Congress is poised to easily approve a defense authorization bill this week but still might face an indelicate face-off with the White House over language relating to military detainees.
Bipartisan support of the annual measure stands in stark contrast to the other bills on which Members are still trying to find a path forward before they leave for the holidays.
The support for the defense bill was on display Monday after the conference reported out its bill and then again on Tuesday, when leaders of the Armed Services committees in both chambers said they had done what they could to address White House concerns.
The House is poised to consider the $662 billion defense bill today, with the Senate expected to follow suit Thursday. The bill bars the Defense Department from transferring certain detainees, including those in Guantánamo Bay, Cuba, to the United States.
It gives the executive branch power to determine whether a detainee should be tried in civilian or military court but requires that terrorism suspects linked to al-Qaida, including those captured within the U.S., be held in military custody. The measure provides for a national security waiver the administration can use to get around that requirement, though.
The Obama administration has insisted the legislation not interfere with federal law enforcement efforts to fight terrorism, and it reiterated its concerns after the Senate passed its own defense measure with compromise language on the matter earlier this month. Even after the tweaks in the conference reports, President Barack Obama’s veto threat remains a possibility.
“Well, it’s true that they have made some changes,” White House Press Secretary Jay Carney said Tuesday. “They were released last night, and we’re looking at that language. The statement of administration principle that, ‘any bill that challenges or constrains the president’s critical authorities to collect intelligence, incapacitate dangerous terrorists and protect the nation would prompt the president’s senior advisers to recommend a veto.’ So we’re in the process of reviewing the changes that were made to the legislation and to see if those changes address the concerns that we have.”
“We obviously worked on a very bipartisan basis on this committee,” Senate Armed Services Chairman Carl Levin (D-Mich.) said at Monday night’s briefing.
Rep. Adam Smith (D-Wash.), ranking member of the House Armed Services panel, said Monday: “I feel that we have a good bill, certainly not everything in it as I would have done it, but that’s the nature of a collaborative process.”
Smith had been a strong critic against detainee language in the Senate reauthorization, which also drew a veto threat from the White House. Smith said changes in the conference report approved Monday by 52 of 55 conferees addressed his concerns, but whether they are enough to stave off a veto is another question.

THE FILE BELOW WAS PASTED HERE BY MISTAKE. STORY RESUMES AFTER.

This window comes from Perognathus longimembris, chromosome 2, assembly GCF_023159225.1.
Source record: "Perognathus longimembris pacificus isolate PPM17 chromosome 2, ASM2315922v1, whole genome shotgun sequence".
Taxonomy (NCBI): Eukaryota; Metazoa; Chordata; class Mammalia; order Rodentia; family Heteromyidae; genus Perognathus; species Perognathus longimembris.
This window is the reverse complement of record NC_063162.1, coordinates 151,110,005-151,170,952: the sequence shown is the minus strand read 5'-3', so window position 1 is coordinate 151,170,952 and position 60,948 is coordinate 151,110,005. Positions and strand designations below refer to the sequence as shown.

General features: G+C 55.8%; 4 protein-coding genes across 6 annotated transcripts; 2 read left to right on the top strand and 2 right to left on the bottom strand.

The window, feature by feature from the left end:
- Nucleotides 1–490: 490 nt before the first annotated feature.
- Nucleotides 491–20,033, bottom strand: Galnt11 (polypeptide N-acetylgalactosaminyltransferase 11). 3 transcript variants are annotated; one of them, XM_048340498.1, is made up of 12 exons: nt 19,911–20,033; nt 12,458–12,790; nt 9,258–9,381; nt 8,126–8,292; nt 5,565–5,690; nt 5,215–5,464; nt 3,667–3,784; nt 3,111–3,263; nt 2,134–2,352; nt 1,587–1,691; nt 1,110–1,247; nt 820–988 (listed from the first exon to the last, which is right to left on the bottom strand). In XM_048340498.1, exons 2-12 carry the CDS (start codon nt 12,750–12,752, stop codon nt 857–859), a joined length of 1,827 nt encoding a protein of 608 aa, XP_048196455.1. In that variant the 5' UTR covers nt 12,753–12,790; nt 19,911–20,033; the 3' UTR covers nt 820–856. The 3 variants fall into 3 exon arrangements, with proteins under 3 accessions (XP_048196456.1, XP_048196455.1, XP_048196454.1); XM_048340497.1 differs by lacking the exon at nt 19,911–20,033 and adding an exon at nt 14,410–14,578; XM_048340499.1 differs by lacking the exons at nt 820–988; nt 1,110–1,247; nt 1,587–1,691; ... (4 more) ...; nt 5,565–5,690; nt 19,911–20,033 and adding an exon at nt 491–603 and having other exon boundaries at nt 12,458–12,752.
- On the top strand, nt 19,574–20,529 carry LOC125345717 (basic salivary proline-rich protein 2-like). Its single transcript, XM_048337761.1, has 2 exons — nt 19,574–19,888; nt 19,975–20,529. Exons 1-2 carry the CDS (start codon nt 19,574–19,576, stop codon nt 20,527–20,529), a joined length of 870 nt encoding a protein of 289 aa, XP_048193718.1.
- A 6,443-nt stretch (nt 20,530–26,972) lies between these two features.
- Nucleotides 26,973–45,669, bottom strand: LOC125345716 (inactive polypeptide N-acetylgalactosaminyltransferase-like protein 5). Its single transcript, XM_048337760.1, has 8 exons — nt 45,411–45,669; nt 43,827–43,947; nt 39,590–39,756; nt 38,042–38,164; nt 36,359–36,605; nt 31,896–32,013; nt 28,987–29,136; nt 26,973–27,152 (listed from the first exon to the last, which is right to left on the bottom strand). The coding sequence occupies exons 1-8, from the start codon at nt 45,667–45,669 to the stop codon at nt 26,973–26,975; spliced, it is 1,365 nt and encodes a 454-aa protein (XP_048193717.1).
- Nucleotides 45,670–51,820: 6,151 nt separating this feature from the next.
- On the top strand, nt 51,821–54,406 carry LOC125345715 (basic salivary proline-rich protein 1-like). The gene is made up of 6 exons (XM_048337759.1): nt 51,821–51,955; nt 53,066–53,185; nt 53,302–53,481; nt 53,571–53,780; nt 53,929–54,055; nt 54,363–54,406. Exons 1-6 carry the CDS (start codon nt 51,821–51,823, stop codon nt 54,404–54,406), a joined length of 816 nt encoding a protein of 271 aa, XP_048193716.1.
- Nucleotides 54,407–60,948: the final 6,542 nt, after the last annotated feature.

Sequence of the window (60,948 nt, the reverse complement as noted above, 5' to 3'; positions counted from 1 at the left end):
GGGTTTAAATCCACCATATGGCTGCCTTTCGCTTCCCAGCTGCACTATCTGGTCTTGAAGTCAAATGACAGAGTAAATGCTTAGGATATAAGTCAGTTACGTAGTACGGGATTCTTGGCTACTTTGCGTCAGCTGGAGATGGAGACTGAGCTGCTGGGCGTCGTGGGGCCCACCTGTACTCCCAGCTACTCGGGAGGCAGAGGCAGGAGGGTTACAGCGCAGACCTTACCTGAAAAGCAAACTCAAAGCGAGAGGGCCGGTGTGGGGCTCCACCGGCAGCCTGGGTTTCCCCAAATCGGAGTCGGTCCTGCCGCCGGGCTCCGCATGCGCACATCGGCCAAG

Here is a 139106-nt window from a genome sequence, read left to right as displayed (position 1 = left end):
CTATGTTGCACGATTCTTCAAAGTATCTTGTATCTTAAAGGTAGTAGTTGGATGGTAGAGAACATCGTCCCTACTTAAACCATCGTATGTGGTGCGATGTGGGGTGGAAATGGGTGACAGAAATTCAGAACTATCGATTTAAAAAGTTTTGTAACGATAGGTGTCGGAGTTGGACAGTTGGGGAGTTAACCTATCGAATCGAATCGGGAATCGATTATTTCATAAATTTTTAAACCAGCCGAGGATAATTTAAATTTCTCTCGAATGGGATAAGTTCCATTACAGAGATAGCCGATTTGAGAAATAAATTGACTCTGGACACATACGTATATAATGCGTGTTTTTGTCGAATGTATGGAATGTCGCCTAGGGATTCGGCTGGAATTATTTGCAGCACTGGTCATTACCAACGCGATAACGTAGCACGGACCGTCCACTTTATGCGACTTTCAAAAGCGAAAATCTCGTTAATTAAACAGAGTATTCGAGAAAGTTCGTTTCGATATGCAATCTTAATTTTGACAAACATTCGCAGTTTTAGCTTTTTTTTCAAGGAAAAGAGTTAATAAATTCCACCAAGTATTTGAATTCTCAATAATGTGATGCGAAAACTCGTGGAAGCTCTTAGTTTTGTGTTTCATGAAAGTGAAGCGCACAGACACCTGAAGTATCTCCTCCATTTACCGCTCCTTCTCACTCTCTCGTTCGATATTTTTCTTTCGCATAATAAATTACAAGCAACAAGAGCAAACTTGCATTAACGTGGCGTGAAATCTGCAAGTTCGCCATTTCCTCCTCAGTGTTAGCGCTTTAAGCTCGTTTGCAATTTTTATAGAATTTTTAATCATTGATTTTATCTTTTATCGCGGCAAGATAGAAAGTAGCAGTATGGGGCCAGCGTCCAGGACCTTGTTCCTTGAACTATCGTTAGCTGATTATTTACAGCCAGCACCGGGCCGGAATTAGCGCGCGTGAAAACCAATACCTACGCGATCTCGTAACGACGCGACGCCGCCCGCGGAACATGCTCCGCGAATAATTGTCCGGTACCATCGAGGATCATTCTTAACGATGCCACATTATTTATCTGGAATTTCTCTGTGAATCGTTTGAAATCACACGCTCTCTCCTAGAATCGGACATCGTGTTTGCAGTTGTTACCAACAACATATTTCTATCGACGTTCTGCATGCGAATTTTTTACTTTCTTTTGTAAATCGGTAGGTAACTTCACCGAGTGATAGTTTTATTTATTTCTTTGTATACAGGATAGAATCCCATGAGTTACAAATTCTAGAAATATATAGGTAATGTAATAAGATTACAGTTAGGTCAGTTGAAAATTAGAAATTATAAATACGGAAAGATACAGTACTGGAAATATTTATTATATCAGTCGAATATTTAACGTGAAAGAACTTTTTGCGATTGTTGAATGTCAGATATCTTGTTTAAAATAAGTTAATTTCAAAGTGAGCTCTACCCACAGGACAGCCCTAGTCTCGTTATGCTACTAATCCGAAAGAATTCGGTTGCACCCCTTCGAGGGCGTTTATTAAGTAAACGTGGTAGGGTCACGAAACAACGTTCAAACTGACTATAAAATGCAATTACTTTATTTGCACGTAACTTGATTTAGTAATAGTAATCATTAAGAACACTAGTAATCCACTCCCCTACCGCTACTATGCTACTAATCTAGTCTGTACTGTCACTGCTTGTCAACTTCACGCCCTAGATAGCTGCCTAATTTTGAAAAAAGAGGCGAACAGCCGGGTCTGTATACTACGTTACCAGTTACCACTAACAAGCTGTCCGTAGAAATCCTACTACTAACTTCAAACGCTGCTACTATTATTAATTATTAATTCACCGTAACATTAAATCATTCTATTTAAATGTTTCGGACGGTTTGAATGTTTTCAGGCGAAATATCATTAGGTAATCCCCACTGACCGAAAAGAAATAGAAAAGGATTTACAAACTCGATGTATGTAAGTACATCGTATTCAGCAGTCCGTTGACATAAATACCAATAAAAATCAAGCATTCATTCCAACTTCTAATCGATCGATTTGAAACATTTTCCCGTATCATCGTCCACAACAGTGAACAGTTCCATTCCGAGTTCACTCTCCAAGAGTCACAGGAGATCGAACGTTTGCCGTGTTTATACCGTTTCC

“My belief is that we made changes that will address their concerns, and they’re looking at it,” Smith said. “But I don’t know.”
Senate Armed Services ranking member John McCain (R-Ariz.) said Monday that lawmakers “had numerous meetings with the administration,” including FBI Director Robert Mueller, and “we feel that we were able to satisfy, we hope, most of their concerns.”
The back-and-forth between the White House and Congress stands in stark contrast to last year, when the administration worked closely with Levin and others to pass the bill and a separate measure carved out of the authorization bill that repealed the military’s “don’t ask, don’t tell” policy banning openly gay service members.
Human rights groups maintain their opposition to the measure, charging the conference report still allows for indefinite detention. Christopher Anders of the American Civil Liberties Union said “all the core dangers” remain in the bill.
“Based on suspicion alone, no place and no person is off-limits to military detention without charge or trial,” he said in a statement. “The House and Senate should vote ‘no’ when it comes to a floor vote this week. And President Obama should get his veto pen ready for this dangerous bill that could end up on his desk as soon as this weekend.”
The House and Senate conferees tamped down on the veto talk during their joint briefing Monday night and again to reporters on Tuesday. Levin, like McCain, said the conference report should address White House concerns. But if a veto is handed down, the Michigan Democrat said he was unsure whether Congress has the votes to override it.
Asked whether the Senate had enough votes to override a veto, McCain said, “You know, there may be.
“You’d have to ask the Democrats, because that’s who he would be calling on because certainly he wouldn’t get any Republican votes to sustain a veto,” he said.
Vice President Joe Biden waits to conduct a mock swearing-in ceremony with Sen. Brian Schatz, D-Hawaii, in the Capitol's Old Senate Chamber, December 2, 2014. Schatz was sworn in to serve the remainder of his term since he was appointed to the seat after Sen. Daniel Inouye, D-Hawaii, passed away.